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LAS VEGAS — By the final round Saturday night at the Indian National Finals Rodeo, all Dakota Louis needed to do was stay on his bull for 8 seconds and score more than 53 points to win his third world-champion bull-riding title.
All the bull had to do was buck hard enough to throw him off before the whistle blew in this, its final rodeo outing before retirement.
The two knew each other. Three years ago, Louis was 18 when he first competed in bull riding at the finals, and he was on the same top-ranked bull, a behemoth named Slow Ride. Louis, a Northern Cheyenne tribe member from Montana, won that round.
Only one other bull rider has ever garnered three world-champion titles in the history of this rodeo, and Louis’ father is a two-time Indian world-champion bull rider. If Louis won, he would surpass his father and enter a whole new class of rider.
All he needed was 8 seconds.
“Bull riding has been voted the most dangerous sport in the whole world,” Louis said earlier in the day. “So I guess they look at us like gladiators.”
Rodeo is an integral sport to many in Indian Country. And the INFR, the championship competition for tribal members held each year in Las Vegas, is the pinnacle. At its core, the finals are a celebration of the farm and ranch lifestyle in Indian Country as well as a lesson in what a cowboy looks like in the 21st century.
Competitors are heirs to the legacy of the indigenous peoples in whose cultures the horse was key. For some tribes, their skill with horses meant they could drive bargains and treaties with white settlers and governments, saving land and lives.
In the old game of cowboys and Indians, there was a cultural expectation of who would win. But at the rodeo, Native Americans are out of the shadow of national guilt, malice and confusion.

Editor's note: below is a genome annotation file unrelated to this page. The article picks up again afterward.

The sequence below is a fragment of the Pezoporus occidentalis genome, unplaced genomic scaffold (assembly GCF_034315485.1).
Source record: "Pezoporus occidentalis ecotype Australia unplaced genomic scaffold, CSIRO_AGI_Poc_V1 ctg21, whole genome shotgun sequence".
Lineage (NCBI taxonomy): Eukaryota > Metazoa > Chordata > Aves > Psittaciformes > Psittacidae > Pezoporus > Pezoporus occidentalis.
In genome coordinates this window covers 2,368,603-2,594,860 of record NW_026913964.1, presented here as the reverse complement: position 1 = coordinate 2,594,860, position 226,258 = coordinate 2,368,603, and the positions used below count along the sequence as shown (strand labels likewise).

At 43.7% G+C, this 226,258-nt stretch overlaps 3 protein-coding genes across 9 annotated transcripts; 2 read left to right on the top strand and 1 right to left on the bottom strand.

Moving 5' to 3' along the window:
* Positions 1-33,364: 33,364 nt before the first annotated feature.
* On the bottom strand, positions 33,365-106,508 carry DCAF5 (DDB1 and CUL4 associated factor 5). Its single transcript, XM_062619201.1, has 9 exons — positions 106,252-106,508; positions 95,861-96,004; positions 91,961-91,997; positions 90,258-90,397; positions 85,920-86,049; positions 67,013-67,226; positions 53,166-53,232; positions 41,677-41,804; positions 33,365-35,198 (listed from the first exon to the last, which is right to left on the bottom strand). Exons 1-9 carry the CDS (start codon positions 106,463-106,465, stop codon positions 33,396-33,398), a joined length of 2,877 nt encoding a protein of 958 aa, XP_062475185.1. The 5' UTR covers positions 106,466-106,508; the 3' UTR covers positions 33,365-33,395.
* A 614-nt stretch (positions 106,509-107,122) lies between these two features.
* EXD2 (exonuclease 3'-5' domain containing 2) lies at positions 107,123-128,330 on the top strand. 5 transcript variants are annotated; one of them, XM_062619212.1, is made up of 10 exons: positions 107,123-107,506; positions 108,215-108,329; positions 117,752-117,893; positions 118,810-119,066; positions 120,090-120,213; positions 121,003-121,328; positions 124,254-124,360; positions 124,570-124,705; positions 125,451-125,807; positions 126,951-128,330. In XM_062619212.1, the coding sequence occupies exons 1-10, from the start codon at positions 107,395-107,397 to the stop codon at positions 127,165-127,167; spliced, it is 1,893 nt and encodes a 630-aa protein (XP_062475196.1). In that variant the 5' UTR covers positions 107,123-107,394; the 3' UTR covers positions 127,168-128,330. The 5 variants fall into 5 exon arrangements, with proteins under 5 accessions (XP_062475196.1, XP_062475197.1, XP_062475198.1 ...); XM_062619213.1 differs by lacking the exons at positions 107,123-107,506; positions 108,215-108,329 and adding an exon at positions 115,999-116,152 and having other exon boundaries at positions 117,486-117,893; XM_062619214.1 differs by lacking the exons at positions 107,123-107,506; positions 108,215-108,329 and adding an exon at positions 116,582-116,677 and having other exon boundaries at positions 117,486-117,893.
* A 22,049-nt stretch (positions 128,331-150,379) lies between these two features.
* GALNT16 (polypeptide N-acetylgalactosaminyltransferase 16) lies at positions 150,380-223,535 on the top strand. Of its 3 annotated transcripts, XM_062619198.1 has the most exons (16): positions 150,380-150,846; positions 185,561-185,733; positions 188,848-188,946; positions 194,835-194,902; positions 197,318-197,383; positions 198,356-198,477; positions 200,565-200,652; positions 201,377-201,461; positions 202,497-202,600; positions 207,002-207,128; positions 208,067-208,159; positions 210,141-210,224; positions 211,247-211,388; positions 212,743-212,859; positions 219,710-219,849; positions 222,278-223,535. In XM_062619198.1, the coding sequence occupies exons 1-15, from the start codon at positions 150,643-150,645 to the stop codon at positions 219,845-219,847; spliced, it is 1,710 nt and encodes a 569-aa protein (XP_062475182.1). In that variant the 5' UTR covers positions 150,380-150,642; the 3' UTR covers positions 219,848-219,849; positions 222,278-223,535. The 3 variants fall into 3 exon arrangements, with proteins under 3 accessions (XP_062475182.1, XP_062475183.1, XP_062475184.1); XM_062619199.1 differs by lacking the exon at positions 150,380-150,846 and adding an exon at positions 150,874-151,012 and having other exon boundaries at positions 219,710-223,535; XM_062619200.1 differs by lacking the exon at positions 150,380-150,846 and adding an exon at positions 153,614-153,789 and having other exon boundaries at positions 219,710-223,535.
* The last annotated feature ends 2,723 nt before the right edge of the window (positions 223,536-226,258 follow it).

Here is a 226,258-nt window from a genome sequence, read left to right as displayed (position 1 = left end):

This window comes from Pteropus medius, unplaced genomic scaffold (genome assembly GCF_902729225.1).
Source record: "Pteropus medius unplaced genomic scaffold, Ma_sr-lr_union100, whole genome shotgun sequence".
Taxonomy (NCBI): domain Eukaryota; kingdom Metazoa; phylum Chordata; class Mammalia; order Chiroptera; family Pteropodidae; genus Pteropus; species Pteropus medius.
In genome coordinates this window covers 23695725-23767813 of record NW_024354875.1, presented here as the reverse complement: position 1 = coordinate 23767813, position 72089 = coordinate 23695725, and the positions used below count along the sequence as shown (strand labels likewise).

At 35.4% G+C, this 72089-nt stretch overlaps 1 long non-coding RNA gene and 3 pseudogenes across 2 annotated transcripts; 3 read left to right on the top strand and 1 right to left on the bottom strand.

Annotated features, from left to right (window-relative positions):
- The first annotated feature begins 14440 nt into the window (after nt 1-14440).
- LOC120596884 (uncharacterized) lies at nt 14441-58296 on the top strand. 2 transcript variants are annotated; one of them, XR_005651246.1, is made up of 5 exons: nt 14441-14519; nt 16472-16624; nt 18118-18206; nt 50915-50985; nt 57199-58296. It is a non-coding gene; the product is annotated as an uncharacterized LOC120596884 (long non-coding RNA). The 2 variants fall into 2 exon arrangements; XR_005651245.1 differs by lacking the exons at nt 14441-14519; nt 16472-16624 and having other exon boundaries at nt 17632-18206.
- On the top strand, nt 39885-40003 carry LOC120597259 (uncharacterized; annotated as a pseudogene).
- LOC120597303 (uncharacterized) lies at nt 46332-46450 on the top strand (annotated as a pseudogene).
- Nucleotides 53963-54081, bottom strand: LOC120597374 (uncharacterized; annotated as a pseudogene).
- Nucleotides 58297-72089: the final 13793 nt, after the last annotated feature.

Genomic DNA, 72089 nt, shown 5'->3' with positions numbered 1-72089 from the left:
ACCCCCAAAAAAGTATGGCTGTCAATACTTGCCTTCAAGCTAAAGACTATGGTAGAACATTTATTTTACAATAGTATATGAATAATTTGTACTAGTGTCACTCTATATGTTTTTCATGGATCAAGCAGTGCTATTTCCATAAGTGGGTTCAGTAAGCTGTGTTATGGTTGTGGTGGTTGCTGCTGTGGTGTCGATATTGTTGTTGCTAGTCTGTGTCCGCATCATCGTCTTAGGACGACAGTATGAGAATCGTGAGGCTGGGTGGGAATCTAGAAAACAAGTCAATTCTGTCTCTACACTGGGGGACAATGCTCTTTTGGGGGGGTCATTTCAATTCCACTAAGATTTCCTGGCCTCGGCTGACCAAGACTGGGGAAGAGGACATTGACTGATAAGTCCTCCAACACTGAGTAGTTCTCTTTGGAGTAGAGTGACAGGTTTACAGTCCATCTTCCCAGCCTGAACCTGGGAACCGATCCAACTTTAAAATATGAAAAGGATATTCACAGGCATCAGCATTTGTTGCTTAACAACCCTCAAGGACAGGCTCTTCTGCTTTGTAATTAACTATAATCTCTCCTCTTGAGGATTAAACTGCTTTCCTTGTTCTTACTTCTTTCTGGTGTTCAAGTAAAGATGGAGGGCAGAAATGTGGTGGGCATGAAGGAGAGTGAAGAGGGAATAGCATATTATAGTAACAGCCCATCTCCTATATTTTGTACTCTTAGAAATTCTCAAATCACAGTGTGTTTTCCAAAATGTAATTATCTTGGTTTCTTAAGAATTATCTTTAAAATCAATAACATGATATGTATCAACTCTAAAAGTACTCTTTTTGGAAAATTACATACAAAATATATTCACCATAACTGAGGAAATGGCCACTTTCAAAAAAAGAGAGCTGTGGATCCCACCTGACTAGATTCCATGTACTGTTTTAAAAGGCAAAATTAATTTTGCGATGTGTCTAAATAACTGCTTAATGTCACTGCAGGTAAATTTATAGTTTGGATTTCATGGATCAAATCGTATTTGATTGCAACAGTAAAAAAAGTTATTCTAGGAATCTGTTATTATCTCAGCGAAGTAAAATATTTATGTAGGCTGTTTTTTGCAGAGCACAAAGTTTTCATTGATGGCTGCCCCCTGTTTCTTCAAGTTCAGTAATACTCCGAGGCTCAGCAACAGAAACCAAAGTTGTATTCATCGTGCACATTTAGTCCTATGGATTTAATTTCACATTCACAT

They’re still on horseback.
Practically a family reunion
Unlike other, non-Native rodeos, this event almost feels like a family reunion. In this crowd, families compete together, and the extended family grows each year, with contestants swapping and borrowing equipment and even livestock, exchanging tricks, tips and services and finding ways to support one another from rodeo to rodeo across the United States.
For instance, this year the Louis family competitors included Dakota’s father wrestling steer, Dakota’s little brother also riding bulls and their sister barrel-racing in the junior division.
“When you go to a non-Indian rodeo or sport, it’s like the professional basketball players. You go there as your own. They’re not brothers,” said Freddy Heathershaw, a former INFR judge. “It’s just way different.”
The notion that Indians make better cowboys because of their long history with horses is prevalent among the competitors, judges and spectators at INFR.
For the last 38 years, Native Americans competing at INFR have ridden bulls and broncos, roped calves and barrel-raced. Not much has changed in the years since the competition began or even since people began climbing atop bulls to see how long they could stay on.
“These guys, maybe they got some professional training, but when they get on a horse and that gate opens, they’re no different than it was 20 years ago,” said Heathershaw. “They might have better equipment and stuff like that, but you still gotta have the balls to do it.”
A working man’s sport
The difference between the INFR and other highly competitive national rodeos is ultimately racial identity. To be considered Indian, competitors must be enrolled members of a federal recognized tribe.
Competitors come dressed in their cowboy and cowgirl best — pearl-button-snap shirts, perfectly fitted cowboy hats, worn boots and tight-fitting jeans. Nearly all participants are in excellent shape, many working out daily.
Contenders aren’t required to wear protective gear, so many don’t. Those who do often adopt items like leather vests to provide some protection for internal organs should they be kicked by a horse, and a few don helmets to guard against the kind of life-threatening injuries that a 1-ton bull can inflict when angry.
Younger riders are beginning to adopt life-saving gear in greater numbers.